An Increase In Bomb Threats

An Increase In Bomb Threats

How educational institutions need to prepare and communicate

A recent study by the Educator’s School Safety Network notes that “bomb scares” have increased—more than 106 percent in the 2015-16 school year from the 2012-13 school year. Contrary to what many believe, phone and suspicious package threats aren’t just “end of school year” events designed to dodge exams, but appear evenly distributed across the full school year.

The study examines the trends and the evolving risks of school safety in the wake of terrorist attacks in both the U.S. and abroad, and reaches an alarming conclusion: “Based on our analysis of bomb threat data and trends, the sobering reality is that an explosive device WILL be detonated in an American school with significant consequences, and we must be ready.”

This dire threat assessment, combined with a steady increase of bomb scares and a clear trend line, is pushing school safety officials to new levels of preparation. The study points out that despite the trends, the majority of bomb threats are false alarms. The risk is complacency. One incendiary device among thousands of incidents may have tragic consequences in a school.


  1. Bomb scare incidents may take several forms:Phone call to the school system
  2. Verbal threats heard by students, staff or faculty
  3. Written threats delivered by mail or left on premises
  4. Emailed threats or posts on social networks
  5. Suspicious packages detected

Each has its own response characteristics and the Department of Homeland Security provides excellent resources to assist in response planning: A resource page at “What To Do – Bomb Threat”, a robust 2016 PDF brochure with clear instructions called Bomb Threat Guidance, and a very widely used Bomb Threat Checklist that many institution use as a template provided to key staff likeliest to receive threatening calls on official lines. The resource page also offers links to resources and training opportunities for facilities managers and safety personnel.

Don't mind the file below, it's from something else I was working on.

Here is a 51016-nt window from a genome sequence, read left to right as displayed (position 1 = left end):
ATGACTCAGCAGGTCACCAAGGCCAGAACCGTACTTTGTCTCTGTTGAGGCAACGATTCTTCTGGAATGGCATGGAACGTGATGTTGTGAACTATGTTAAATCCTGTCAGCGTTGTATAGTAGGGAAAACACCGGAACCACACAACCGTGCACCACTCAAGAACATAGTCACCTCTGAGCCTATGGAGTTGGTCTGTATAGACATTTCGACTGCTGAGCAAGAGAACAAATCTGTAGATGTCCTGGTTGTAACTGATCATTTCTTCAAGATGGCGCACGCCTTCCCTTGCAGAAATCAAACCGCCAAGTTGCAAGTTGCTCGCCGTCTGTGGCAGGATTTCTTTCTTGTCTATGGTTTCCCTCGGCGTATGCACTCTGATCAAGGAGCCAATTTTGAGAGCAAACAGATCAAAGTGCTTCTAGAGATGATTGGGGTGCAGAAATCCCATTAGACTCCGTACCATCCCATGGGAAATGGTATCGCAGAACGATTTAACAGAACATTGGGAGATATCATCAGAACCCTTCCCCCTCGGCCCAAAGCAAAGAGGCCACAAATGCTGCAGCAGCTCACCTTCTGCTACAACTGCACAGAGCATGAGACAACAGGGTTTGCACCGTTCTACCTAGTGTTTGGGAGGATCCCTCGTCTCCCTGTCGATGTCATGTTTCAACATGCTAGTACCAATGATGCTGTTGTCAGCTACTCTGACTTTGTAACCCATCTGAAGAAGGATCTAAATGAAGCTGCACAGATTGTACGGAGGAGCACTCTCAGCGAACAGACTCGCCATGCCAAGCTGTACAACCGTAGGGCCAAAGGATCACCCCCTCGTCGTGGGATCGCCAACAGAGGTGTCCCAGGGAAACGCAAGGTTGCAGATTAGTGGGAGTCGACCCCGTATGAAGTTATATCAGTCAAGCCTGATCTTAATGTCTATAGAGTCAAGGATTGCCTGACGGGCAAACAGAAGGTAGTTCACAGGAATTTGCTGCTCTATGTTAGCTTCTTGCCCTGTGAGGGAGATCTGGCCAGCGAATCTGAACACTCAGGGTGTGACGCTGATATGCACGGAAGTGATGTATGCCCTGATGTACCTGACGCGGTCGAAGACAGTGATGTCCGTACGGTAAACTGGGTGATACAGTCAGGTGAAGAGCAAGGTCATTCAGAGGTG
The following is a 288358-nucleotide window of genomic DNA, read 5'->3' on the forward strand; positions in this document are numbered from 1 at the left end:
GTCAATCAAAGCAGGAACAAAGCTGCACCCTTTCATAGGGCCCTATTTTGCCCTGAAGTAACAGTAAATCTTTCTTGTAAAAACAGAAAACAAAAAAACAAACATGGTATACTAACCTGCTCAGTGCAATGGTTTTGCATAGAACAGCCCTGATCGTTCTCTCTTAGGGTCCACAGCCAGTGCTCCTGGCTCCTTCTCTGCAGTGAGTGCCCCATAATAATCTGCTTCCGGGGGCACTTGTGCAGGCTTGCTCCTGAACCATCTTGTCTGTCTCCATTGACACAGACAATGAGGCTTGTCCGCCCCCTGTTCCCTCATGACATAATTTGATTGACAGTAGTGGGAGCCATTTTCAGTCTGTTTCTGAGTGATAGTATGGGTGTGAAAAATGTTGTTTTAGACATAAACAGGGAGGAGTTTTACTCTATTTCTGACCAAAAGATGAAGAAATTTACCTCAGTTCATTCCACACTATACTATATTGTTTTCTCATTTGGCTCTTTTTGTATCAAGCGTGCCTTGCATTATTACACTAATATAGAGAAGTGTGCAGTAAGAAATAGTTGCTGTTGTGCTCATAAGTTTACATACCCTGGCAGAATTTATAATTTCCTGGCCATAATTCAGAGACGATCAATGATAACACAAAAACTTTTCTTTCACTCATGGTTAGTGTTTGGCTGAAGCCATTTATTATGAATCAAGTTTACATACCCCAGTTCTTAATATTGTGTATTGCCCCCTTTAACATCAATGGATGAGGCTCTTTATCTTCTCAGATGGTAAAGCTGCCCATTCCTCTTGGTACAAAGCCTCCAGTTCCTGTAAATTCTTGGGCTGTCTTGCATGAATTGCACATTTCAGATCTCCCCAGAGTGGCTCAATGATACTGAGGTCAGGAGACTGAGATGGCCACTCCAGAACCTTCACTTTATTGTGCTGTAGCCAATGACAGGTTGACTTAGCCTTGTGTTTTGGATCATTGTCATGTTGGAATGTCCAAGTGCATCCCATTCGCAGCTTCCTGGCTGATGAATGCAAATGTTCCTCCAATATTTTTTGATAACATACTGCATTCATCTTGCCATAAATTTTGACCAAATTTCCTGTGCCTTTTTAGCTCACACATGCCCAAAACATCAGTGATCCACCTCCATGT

These resources provide robust best practices for planning and preparation. The Checklist in particular offers specific guidance to managing phone threats—what questions to ask the caller, what to listen for, how to focus on the call to maximize the information you collect on a threat call.


In the event of a bomb threat most responses include evacuations, lockdowns, or closures. In this regard, communications are critical. The priorities in first response to a threat are ensuring mobilization of critical responders and the tasks of ensuring that individuals evacuate premises quickly and effectively. This official messaging informs the campus community what’s happening, what actions to take, where to go and provides updates as the incident progresses. Schools also have a responsibility to manage concerns and suggest orderly responses to concerned parents and caregivers who often learn of the situation quickly or may encounter alarming media reports.